I still don't see Teslas often, but admittedly I don't drive very much. During the eighties I lived in Palo Alto, California, and my friends there say they see them in driveways on every block. That's certainly not the case where I am now. In any event, I remain amazed by how many people here in Illinois have not heard of Tesla Motors or know very little about it. Almost everyday I have to educate people here about not only Tesla but also electric cars in general. If demand under the current marketing program ever slackens, advertising certainly would help to educate a larger portion of the public.
Very anecdotal, but I'm currently splitting time between Michigan and Brooklyn. From my office in Brooklyn, I overlook a busy street in Dumbo (neighborhood right across the Brooklyn Bridge from Manhattan). When we first came here 2 years ago, the only Tesla I would see is the Signature Red Model S that lives 2 buildings down. Now I see 2-3 random Tesla(s) a day transiting the neighborhood.

I just bought a CPO Model S and will be driving it back in Michigan when I'm there full time later this year. I know of 2 other Tesla(s) between the two 40,000 person communities where I live and work - I know both the owners. There may be more, but there is a lot of room to grow in Brooklyn & even more in Midwest.
 
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Perfectlogic

Member
Jul 26, 2014
644
202
Denmark
Here's why this doesn't work:

Demand Exceeds Supply
Imagine the apple demand was 20 per day - well above the supply of 10. In no time the apple wait would become so long that buyers would lose interest. When the wait stretched out to a few weeks many people would stop ordering apples and the demand would drop until it reached 10, stabilizing the wait at whatever amount of time it took to create a strong enough disincentive. Here it would appear that demand equals supply at 10 apples and there's no justification for purchasing a second apple tree, but it's only because the demand has been reduced by the disincentive of the wait time. Instead of allowing wait times to grow, the apple seller could have raised the price as a disincentive instead. Both reduce demand but with the latter the seller makes more money. Do we see Tesla doing this? Yeah they just raised the price a few weeks ago. In the longer term the better solution is to purchase a second tree. Is Tesla doing this? For sure for the Model 3 and X, and sort of for the S.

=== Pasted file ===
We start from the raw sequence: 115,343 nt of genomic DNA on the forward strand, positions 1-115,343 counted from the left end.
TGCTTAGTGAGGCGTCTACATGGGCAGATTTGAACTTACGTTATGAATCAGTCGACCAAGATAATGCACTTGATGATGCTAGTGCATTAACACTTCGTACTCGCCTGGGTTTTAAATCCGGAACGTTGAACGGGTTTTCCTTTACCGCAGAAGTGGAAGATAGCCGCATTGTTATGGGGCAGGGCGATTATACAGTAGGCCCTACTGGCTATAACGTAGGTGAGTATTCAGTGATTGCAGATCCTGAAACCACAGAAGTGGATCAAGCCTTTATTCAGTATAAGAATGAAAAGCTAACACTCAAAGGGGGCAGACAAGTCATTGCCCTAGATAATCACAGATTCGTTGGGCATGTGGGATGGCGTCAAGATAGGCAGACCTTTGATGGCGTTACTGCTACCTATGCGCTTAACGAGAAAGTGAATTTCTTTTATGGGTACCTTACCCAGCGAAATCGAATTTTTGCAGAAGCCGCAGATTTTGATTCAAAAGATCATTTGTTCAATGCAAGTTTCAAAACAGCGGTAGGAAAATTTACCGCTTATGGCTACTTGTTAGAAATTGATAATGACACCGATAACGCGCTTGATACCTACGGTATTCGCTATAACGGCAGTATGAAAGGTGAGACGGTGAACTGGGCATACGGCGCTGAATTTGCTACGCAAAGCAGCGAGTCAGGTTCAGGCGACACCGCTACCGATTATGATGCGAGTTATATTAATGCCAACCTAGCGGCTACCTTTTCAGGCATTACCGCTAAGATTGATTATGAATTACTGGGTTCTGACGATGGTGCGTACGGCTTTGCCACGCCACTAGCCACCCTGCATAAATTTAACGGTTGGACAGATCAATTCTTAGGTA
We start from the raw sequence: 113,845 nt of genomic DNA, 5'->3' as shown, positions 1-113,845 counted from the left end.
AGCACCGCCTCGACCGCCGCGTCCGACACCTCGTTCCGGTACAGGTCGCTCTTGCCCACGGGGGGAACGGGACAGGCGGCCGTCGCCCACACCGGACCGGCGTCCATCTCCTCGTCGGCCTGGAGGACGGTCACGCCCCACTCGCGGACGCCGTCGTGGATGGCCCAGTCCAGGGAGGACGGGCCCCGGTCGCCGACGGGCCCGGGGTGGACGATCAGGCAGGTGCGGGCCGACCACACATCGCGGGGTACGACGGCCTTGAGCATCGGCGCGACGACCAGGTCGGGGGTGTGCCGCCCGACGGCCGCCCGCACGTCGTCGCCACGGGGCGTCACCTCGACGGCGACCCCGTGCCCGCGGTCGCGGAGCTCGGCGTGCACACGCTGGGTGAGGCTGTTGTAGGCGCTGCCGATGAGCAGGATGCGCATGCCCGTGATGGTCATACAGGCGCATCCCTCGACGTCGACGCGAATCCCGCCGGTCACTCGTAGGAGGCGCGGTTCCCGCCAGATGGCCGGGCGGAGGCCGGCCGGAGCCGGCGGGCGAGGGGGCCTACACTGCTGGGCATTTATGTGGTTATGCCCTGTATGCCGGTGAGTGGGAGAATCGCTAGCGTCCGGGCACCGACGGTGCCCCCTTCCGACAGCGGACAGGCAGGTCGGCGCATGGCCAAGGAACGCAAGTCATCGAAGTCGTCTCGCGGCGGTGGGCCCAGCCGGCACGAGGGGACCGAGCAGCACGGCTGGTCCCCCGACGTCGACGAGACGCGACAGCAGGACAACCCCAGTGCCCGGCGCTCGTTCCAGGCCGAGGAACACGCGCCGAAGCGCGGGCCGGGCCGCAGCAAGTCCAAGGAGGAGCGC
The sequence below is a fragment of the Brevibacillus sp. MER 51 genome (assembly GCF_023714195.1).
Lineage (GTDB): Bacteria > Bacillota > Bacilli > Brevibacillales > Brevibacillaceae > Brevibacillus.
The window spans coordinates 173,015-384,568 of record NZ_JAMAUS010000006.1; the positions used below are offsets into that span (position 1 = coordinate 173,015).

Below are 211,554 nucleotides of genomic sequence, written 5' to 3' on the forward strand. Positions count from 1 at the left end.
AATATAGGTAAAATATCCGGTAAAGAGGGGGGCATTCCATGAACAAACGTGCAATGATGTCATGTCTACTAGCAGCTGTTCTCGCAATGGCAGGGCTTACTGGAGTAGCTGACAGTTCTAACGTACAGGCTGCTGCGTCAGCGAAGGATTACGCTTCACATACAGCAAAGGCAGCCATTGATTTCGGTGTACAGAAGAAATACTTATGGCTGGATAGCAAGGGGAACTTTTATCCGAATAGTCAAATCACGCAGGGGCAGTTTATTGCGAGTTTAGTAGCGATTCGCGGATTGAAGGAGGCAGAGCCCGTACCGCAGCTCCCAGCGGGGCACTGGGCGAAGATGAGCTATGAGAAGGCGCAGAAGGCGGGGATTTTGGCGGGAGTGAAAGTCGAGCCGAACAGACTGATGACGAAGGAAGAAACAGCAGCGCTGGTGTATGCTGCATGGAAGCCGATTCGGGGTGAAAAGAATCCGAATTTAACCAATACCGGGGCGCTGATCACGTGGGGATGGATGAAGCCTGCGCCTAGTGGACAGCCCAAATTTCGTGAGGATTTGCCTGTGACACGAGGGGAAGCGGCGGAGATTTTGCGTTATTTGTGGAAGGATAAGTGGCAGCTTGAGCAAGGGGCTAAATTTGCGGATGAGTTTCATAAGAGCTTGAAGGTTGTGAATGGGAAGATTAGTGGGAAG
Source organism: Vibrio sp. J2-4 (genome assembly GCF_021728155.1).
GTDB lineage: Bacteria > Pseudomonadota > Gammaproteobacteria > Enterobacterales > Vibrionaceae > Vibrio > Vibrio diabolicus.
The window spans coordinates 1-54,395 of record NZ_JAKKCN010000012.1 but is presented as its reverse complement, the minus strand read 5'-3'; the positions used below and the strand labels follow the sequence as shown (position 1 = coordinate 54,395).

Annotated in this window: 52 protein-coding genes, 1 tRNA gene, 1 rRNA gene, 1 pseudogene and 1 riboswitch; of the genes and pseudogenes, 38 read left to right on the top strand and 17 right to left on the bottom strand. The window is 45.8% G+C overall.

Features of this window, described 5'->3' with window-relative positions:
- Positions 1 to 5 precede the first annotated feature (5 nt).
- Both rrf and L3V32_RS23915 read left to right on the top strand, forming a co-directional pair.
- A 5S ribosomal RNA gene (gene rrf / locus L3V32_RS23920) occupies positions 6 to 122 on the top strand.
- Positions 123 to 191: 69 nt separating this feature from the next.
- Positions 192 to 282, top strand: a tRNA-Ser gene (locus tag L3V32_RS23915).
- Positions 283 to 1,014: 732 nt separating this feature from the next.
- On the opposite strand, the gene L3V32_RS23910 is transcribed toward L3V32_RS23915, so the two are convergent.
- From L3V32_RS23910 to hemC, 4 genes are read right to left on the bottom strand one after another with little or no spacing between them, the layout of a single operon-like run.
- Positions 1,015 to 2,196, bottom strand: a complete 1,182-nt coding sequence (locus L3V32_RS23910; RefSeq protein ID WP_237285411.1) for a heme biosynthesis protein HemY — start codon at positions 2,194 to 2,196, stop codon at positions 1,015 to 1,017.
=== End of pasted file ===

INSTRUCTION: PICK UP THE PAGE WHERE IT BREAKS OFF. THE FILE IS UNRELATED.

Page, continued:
Supply Exceeds Demand
Imagine apple demand was only 5. Supply would start piling up. This would expose more potential customers to the opportunity to buy an apple and simultaneously the vendor would probably lower the price to incentivize apple sales. Via some way or another, the vendor would probably find a way to sell 10 per day, (aka making demand rise to 10). Is Tesla doing this? Yeah, with their referral program and adding showrooms.

So just the raw fact that the vendor is selling their 10 apples (or Tesla is their selling cars with stable wait times) doesn't really tell us much about actual demand. Demand is an elastic thing shaped by incentives and disincentives. Right now we see obvious disincentives for the Model S (waits, price increase) and Model X (wait, low initial build quality). As these are reduced, or as Tesla adds incentives (more features, discounts) or as more people becomes aware of the product (advertising) the demand rises. How much higher it could rise is anyone's guess, but the Model 3 pre-orders show that many many people are interested at a lower price.

All I have been commenting on is current demand, under current parameters, and that figure is easy to figure out as we have all the data needed. Now you are saying that demand will increase when people can get their car a week earlier, I acknowledge that this is indeed a positive on the demand side, but as the waiting time already is quite low at least for their biggest market, the US, I don't believe this to be that big of a factor. At least not until, if they even choose to, start filling lots with cars available for instant purchase like Curt has mentioned. I'm sure this would stimulate demand significantly but would also come with an added cost for Tesla.